Finra CEO: Regulator will consider more transparency

Robert Cook, sitting down with critic David Burton of the Heritage Foundation, says Finra may become more open with board deliberations and how it spends fine money

Oct 6, 2017 @ 4:43 pm

By Mark Schoeff Jr.

Finra president and chief executive Robert W. Cook said on Friday that the broker-dealer regulator will consider making its board deliberations public and providing more transparency about how it spends fine proceeds.

The potential moves could result from Mr. Cook's Finra 360 initiative, a self-examination that the organization launched earlier this year. At an event at the Heritage Foundation in Washington, Mr. Cook was cautious not to make any promises about whether either reform would be enacted.

"That's a journey," Mr. Cook said in reference to opening its board meetings. "There is more work we are and will be doing on that front. That's going to be a board-level decision. That's not a Robert Cook decision. The guiding principle that ought to be taken into account is: Will this help us be a better self regulatory organization?"

The session was designed as a conversation between Mr. Cook and Heritage scholar David Burton, an expert on financial regulation and author of a report this year that took Finra to task over its structure and operations.


Mr. Burton pressed Mr. Cook on whether the industry funded regulator would report publicly how it spends fine money. Last year, Finra collected a record $173 million in penalties. That subject also was part of an in-depth InvestmentNews analysis of Finra published in September.

As he has in other public appearances, Mr. Cook reiterated that Finra allocates fine revenue to capital projects and regulatory programs. He added, however, that as the board puts together Finra's 2018 budget later this year, it will revisit Finra's policy of not revealing details of how it allocates fine proceeds.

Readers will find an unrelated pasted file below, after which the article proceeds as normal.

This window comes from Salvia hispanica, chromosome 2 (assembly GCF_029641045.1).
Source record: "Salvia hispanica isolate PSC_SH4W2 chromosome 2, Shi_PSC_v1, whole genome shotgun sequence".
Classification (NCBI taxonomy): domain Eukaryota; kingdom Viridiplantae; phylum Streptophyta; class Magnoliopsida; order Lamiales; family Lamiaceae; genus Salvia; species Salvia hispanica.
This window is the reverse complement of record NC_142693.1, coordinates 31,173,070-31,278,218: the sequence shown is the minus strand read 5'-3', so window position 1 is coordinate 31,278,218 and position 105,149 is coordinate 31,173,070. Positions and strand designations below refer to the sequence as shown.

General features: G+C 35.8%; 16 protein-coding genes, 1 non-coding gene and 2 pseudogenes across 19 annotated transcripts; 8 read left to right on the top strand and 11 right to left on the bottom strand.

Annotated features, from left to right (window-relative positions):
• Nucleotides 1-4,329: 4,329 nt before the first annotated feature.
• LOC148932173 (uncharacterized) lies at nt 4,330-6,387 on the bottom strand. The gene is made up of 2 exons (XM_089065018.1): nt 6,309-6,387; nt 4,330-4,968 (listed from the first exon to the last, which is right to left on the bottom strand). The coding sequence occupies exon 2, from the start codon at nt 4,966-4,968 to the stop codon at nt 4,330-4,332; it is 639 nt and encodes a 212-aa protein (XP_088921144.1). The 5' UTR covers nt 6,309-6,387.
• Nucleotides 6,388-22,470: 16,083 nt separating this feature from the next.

"We are looking at this issue," Mr. Cook said. "We're working with the board to think through what is the right approach to fines going forward. We recognize there is a perception issue."

Shortly after being appointed to the helm of the Financial Industry Regulatory Authority Inc. in August 2016, Mr. Cook launched what he calls a listening tour. Friday's event at Heritage was an interesting example of the initiative because it sat Mr. Cook within feet of one of Finra's toughest critics.

Mr. Burton praised Mr. Cook on Finra 360 and his listening mode.

"He has, in my judgment, done the right things," Mr. Burton said.

But, like many others calling for Finra reform, he asked Mr. Cook when Finra 360 would result in major actions.

"At some point, we need to move past talking about change and actually trying to get some change done," Mr. Burton said.


Finra has implemented some reforms already as part of Finra 360, Mr. Cook said. For instance, it has streamlined its enforcement arm and posted more information about the board on its website.